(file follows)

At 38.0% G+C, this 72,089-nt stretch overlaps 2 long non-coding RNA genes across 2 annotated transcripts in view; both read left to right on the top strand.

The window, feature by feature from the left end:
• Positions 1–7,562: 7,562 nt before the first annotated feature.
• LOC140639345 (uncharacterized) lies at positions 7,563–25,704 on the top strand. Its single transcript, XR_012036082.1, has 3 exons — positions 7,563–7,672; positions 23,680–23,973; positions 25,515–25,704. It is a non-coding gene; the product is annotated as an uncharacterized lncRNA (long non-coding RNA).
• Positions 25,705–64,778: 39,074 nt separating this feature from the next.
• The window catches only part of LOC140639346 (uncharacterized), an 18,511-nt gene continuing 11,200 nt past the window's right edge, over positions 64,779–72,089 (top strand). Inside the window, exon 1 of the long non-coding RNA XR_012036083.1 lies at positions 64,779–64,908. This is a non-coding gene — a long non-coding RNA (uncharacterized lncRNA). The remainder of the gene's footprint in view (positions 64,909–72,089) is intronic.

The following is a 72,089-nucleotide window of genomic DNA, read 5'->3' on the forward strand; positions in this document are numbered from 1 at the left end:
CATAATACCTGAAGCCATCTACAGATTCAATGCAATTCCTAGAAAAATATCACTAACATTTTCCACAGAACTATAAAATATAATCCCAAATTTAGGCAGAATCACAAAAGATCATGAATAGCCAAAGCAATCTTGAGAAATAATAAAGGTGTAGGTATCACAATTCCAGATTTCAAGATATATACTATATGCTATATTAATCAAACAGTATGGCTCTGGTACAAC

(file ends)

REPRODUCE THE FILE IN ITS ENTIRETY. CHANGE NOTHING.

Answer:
At 38.0% G+C, this 72,089-nt stretch overlaps 2 long non-coding RNA genes across 2 annotated transcripts in view; both read left to right on the top strand.

The window, feature by feature from the left end:
• Positions 1–7,562: 7,562 nt before the first annotated feature.
• LOC140639345 (uncharacterized) lies at positions 7,563–25,704 on the top strand. Its single transcript, XR_012036082.1, has 3 exons — positions 7,563–7,672; positions 23,680–23,973; positions 25,515–25,704. It is a non-coding gene; the product is annotated as an uncharacterized lncRNA (long non-coding RNA).
• Positions 25,705–64,778: 39,074 nt separating this feature from the next.
• The window catches only part of LOC140639346 (uncharacterized), an 18,511-nt gene continuing 11,200 nt past the window's right edge, over positions 64,779–72,089 (top strand). Inside the window, exon 1 of the long non-coding RNA XR_012036083.1 lies at positions 64,779–64,908. This is a non-coding gene — a long non-coding RNA (uncharacterized lncRNA). The remainder of the gene's footprint in view (positions 64,909–72,089) is intronic.

The following is a 72,089-nucleotide window of genomic DNA, read 5'->3' on the forward strand; positions in this document are numbered from 1 at the left end:
CATAATACCTGAAGCCATCTACAGATTCAATGCAATTCCTAGAAAAATATCACTAACATTTTCCACAGAACTATAAAATATAATCCCAAATTTAGGCAGAATCACAAAAGATCATGAATAGCCAAAGCAATCTTGAGAAATAATAAAGGTGTAGGTATCACAATTCCAGATTTCAAGATATATACTATATGCTATATTAATCAAACAGTATGGCTCTGGTACAAC